When To Play Mega Millions
by Yves Konigshofer
The payout rate refers to the percentage of a bet that is returned, on average. If the payout rate exceeds 100%, then one would be expected to have net winnings in the long run. However, payout rates are usually below 100% and one is expected to lose money in the long run. A typical game in a casino will have a payout rate in the mid 90’s. This ensures that people will keep playing while making money for the casino. The payout rate can be calculated by multiplying the odds of winning a prize by the amount of that prize and dividing the result by the amount that must be bet. If there are multiple prizes that can be won with the same bet, then the payout rates for the individual prizes are added together.
Not counting the Jackpot, the payout rate for Mega Millions is around 18%. With the minimum $12 million Jackpot, the payout rate is a mere 25%. Thus, the payout rate for Mega Millions is typically much worse than what one encounters in a casino. However, as the Jackpot grows, the payout rate increases.
The odds of winning the Mega Millions Jackpot are 1/175,711,536. Dividing 82% by this leads to a Jackpot of about $144 million that is needed to have a payout rate around 100%. However, this does not take into account the fact that other people are playing and, if more than one person wins, then the Jackpot will be split and the payout rate will be much lower.
Mega Millions does not publish the amount of tickets sold for a given drawing. However, this can be approximated my multiplying the $2 prize winners (the most common prize) by 75, where 1/75 are the odds of winning that prize. Using data from 4/14/2009 through 5/15/2012 leads to the plot below, where it becomes clear that the higher Jackpots lead to more tickets being sold.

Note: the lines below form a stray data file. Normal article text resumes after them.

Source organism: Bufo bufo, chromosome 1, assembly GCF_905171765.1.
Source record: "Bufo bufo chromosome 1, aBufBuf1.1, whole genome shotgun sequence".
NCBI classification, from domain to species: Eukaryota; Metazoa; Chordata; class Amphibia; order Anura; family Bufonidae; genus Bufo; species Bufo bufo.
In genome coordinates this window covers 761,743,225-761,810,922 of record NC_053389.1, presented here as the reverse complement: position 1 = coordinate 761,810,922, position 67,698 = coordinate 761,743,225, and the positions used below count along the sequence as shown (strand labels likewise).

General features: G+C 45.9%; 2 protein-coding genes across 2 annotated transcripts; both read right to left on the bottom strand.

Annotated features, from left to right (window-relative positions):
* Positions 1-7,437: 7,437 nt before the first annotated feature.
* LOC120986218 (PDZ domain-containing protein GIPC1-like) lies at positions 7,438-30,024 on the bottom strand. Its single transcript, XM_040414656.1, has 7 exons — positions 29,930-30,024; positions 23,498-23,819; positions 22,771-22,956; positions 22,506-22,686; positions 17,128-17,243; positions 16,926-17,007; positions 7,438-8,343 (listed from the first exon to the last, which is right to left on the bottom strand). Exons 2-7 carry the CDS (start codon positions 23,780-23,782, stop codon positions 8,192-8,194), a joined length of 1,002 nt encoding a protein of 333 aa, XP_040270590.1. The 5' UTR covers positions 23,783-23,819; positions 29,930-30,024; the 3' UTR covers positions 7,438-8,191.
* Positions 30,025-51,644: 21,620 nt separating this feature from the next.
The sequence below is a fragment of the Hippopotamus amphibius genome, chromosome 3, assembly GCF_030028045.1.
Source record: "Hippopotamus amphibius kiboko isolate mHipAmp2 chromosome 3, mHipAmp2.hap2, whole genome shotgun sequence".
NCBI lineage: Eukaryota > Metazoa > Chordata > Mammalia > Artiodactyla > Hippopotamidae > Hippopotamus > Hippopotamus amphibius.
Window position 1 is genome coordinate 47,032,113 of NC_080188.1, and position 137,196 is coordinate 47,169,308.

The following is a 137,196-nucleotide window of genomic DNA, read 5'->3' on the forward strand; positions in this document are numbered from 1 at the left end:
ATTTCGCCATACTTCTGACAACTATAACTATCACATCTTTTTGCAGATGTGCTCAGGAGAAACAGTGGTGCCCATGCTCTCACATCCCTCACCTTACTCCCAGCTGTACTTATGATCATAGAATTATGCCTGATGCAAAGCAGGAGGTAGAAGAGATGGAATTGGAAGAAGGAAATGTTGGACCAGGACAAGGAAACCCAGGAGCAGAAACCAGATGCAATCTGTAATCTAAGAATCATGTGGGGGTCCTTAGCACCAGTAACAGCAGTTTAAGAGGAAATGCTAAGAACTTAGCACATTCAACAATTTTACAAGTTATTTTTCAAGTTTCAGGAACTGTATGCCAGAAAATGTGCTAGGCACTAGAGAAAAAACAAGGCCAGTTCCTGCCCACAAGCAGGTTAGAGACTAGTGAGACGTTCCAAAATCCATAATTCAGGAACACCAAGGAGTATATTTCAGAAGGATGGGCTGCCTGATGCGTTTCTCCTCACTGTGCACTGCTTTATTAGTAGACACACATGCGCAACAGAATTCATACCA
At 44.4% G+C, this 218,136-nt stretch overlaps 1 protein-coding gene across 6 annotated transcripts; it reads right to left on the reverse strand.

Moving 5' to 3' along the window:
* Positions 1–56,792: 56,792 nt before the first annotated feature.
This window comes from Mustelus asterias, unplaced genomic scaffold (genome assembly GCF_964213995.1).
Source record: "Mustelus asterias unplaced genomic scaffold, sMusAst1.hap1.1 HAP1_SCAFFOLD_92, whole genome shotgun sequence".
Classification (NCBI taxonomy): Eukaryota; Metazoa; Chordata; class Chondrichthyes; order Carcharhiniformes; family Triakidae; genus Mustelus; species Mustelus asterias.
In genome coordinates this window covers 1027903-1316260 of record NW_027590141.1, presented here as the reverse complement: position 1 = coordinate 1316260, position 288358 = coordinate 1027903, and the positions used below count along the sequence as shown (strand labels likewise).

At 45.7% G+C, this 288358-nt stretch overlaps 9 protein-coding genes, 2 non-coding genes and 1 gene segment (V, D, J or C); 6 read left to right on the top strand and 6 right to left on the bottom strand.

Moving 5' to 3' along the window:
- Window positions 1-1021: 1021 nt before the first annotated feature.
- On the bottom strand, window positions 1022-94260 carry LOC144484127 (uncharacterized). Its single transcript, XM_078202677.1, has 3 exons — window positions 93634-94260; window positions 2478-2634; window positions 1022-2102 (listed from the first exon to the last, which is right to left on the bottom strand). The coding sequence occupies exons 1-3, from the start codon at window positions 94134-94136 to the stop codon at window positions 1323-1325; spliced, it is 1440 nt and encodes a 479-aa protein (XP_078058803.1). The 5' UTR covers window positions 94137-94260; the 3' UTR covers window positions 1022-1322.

An interest effect is observed once the Jackpot grows to about $100 million. About 5-10 million more tickets are sold. This may be due the psychological effect of seeing a three digit Jackpot.
The expected number of Jackpot winners can be obtained by multiplying the number of tickets sold by the odds of winning the Jackpot. The plot below shows that as the Jackpot grows in size, the number of expected winners increases exponentially.
By dividing the Jackpot by the expected number of winners, it is possible to approximate the amount of the Jackpot that would be won by a single person. Interestingly, for Mega Millions, this reaches a maximum around $200 million because of the exponential increase in the number of tickets sold as the Jackpot increases. For the 3/30/2012 record $640 million Jackpot, the expected Jackpot per winner was only $135 million (more than 2 tickets were sold for every person living in the US).
Using the Jackpot per winner values, it is possible to calculate the payout rate for Mega Millions for a given Jackpot. This leads to the plot below and shows that the payout rate can be above 100% once the Jackpot grows above $185 million. Note that the payout rate appears to decrease once the Jackpot reaches $300 million.
Thus, if you are going to play Mega Millions, it only makes sense to do so once the Jackpot reaches about $185 million (and perhaps not if it climbs far above $400 million). However, for the Jackpot to make it to $185 million, it takes the efforts of all those people who are willing to play even when the payout rate is below 25%. Also, if one factors in that state and federal taxes may only leave one with less than 60% of the winnings, then the maximum payout rate would be about 80% – so, it would not make sense to play… but you can only win if you play…